Professor Kerry Cronin gave her famous “Bring Back the Date” talk this past Monday night. For those of you who missed it due to a certain sporting event, here is a recap. While I cannot provide the wit and incredible delivery unique to Professor Cronin, I will do my best to present her more important points.
Professor Cronin began her discussion of the hook-up culture here at Boston College by explaining what pushed her to start this project. Her motivation came from two conversations she had here on campus. The first, an “old Jesuit” who told her to connect the subject of her class, Perspectives, to her students’ lives. Her second conversation was with eight, second-semester seniors. Upon asking about their plans for their relationships after graduation, she discovered that none of them had ever been on a date. Shocked and amazed, she began asking her students “when was the last time you hooked up?” While the audience member she asked was, surprisingly, not forthcoming, the students she asked in more private settings were far more willing to share, and it was from these students that she began to gather her data. After discussing the relationship history of countless students, Professor Cronin began to develop a working theory about Boston College students.
According to her, each of us can mostly likely be found in one of three relationship categories:
1. The Pseudo-Married Couple: Professor Cronin immediately explained that this is the couple that nobody likes. They are the couple that is inseparable, spending every waking moment together, and if they are ever required to separate (for class, for example), their goodbye is one out of a wartime novel.
2. Hooking Up: This is pretty self-explanatory. These individuals are the ones who can be described as “playing the field” or “keeping their options open.”
3. Opting Out: These are the people who consider themselves to be too busy for a relationship, or those who claim to have not found the right person (to which Professor Cronin says “really? 9,000 students and you can’t find ONE?" … Touche, Professor).
Which category do you fall under?
Professor Cronin then continued in her discussion of those involved in the second category, something she found to be extremely interesting. First and foremost, she defined a “hook-up” as any physical or sexual contact with no perceived intention or expectation of a follow-up. She then broke that down even further by listing what she believed to be the five kinds of hook-ups:
1. The Pure Hook-Up: a make-out session in a mod, or a bar, then you both walk away, end of story.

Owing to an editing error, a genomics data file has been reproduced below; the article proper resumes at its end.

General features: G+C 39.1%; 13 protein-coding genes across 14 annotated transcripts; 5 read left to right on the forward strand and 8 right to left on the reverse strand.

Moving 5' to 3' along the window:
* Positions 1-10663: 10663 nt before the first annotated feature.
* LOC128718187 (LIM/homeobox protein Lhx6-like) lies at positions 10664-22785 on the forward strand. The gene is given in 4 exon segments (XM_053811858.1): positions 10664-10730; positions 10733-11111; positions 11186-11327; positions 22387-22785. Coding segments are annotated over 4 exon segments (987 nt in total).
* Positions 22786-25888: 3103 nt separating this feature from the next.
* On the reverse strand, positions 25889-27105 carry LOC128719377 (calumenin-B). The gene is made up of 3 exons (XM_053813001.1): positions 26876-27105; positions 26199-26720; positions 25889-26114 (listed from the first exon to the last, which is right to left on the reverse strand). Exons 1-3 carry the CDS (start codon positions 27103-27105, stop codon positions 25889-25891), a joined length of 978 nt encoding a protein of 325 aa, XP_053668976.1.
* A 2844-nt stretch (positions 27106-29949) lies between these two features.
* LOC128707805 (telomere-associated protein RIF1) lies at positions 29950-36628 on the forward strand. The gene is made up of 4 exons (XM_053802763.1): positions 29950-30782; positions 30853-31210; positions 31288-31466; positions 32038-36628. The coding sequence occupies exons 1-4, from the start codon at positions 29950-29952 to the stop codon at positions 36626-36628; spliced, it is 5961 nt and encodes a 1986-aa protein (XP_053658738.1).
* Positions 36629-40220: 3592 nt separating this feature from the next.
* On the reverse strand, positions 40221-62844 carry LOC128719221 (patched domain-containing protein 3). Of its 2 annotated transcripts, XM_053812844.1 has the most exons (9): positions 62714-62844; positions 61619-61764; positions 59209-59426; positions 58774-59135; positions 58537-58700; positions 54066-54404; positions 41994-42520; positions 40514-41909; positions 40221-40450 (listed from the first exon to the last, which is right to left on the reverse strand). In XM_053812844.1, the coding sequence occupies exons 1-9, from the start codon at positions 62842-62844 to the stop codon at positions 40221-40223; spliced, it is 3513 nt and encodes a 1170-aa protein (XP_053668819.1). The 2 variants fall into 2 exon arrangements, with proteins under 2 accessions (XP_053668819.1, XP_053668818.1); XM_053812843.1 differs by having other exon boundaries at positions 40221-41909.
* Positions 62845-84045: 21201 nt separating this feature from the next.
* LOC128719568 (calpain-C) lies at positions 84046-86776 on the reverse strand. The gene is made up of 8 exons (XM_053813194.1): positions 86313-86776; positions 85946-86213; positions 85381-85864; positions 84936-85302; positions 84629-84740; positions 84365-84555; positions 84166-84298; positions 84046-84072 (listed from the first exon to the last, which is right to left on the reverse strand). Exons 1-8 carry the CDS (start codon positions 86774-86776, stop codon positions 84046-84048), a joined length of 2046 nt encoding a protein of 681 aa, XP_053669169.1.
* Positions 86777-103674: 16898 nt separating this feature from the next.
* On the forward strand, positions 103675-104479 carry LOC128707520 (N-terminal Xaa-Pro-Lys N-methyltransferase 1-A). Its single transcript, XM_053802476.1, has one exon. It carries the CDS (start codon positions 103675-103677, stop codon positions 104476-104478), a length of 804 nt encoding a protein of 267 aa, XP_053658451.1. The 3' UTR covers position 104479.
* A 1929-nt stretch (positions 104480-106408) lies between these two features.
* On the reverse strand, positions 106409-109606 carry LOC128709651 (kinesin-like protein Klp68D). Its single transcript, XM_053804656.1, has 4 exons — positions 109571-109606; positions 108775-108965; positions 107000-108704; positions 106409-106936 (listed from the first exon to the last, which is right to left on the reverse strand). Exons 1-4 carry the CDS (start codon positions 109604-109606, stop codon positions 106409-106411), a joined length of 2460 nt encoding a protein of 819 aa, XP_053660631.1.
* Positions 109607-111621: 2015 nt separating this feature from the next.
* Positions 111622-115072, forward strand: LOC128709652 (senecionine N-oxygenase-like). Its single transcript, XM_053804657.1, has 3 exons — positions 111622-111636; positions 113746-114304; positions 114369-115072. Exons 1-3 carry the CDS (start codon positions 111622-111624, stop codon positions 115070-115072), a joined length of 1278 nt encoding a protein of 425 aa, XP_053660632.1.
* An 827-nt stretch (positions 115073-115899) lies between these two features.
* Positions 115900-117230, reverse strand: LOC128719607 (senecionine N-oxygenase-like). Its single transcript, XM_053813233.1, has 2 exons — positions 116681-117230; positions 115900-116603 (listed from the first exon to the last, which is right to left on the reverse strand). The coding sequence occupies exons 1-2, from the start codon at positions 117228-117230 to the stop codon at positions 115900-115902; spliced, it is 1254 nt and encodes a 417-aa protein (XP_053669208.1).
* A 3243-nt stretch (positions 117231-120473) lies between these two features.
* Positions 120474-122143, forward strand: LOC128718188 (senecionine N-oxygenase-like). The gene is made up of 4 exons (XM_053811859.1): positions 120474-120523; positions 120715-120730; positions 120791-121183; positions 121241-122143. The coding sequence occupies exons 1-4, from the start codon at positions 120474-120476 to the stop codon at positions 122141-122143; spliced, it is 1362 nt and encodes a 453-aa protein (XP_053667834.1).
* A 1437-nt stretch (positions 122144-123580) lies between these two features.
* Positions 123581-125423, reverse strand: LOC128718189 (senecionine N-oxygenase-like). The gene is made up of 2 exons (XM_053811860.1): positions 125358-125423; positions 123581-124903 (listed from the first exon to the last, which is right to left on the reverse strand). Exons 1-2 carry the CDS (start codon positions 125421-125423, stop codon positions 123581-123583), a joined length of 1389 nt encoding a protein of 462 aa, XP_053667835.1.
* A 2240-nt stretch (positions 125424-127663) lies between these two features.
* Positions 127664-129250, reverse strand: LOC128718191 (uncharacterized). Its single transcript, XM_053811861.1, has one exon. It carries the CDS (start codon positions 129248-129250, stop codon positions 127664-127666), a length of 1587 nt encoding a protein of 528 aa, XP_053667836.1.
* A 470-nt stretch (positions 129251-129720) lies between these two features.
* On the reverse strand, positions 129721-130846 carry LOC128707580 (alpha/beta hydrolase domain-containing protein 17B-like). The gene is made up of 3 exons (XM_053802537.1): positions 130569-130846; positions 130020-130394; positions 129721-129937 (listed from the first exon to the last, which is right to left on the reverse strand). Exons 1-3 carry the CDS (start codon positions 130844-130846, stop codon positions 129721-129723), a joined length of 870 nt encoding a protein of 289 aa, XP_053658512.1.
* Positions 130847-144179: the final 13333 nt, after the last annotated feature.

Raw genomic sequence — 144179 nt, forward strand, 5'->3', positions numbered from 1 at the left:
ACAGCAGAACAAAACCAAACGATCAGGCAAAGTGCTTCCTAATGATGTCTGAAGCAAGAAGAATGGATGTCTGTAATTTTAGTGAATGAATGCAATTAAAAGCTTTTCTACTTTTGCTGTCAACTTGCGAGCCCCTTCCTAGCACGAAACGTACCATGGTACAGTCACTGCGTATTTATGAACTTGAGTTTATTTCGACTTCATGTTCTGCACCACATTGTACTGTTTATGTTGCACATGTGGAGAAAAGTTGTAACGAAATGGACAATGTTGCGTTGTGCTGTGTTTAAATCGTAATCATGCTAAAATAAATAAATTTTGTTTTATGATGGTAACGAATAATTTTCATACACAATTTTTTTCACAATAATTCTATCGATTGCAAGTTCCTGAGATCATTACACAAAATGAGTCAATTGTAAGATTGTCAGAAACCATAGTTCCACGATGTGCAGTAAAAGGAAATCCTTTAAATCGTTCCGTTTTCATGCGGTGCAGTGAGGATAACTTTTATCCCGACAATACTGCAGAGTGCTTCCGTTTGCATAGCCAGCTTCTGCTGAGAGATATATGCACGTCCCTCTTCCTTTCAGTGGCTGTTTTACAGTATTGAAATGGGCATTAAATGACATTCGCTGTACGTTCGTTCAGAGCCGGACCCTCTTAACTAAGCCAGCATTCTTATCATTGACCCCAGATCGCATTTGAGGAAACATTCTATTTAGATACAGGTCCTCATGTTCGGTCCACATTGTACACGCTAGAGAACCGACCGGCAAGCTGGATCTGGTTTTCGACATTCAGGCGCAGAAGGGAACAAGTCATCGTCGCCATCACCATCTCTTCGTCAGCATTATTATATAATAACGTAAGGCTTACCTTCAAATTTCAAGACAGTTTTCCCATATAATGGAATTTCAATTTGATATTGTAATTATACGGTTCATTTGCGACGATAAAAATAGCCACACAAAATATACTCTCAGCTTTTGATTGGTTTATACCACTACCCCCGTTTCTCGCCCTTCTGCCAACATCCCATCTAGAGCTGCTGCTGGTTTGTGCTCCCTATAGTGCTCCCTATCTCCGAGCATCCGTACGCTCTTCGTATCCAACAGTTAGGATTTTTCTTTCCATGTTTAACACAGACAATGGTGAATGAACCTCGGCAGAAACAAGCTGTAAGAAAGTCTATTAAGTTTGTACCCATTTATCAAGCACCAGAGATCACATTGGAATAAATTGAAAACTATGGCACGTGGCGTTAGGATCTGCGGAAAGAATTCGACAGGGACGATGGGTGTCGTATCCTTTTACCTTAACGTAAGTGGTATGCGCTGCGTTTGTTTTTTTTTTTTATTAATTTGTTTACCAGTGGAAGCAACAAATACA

2. The Regular Hook-Up: what started as a one-time hook-up is followed by the “where r u” text the following weekend. Ahh, romance.
3. Friends with Benefits: self-explanatory, but also a foreign and confusing idea for Professor Cronin.
4. Mistake Hook-Up: sometime after, during, or even before the hook-up when you realize you are making, or made a mistake.
5. A Hook-Up with Hope: “cue sigh from sentimental audience members”... a hook-up in which (typically) one party is hoping this will open the door for bigger, better, and more relationship-y things.
Oh, and did I mention that each of these come with the necessary involvement of alcohol? The science of being as drunk as one’s hook-up partner plays a key role in the pursuit of any of the aforementioned hook-ups. Professor Cronin described a student as having a sort of revelation, and stating that maybe it would be a good idea to talk to their hook-up while sober.
This lead to her final segment: the assignment.
All audience members were given the same assignment, and because you have read this article, you also must complete it. Your homework is to go on a date, and your instructions are as follows:
1. You must ask someone you are legitimately interested in, and you must ask them IN PERSON. Texts can be sent to arrange a time and a place, but the invitation must be extended face-to-face.
2. The date should last between 60 and 90 minutes. No more, no less.
3. It should be a day-time date.
4. You must pay for your date, but you should spend no more than $10.
5. NO ALCOHOL.
6. No physical interaction (save for an A-frame hug at the end of the date).
7. You are allowed to say that it is for an assignment.
8. You can only divulge your plan with three people.
9. When you ask the person, plan for your date no more than three days in advance.
10. *OPTIONAL* submit a 2 page reflection paper to Professor Cronin.
While this assignment is ungraded and it would be impossible to ensure its completion, it is a worthwhile endeavor. So go forth, students of Boston College, and find love, and if not love, then at least a story.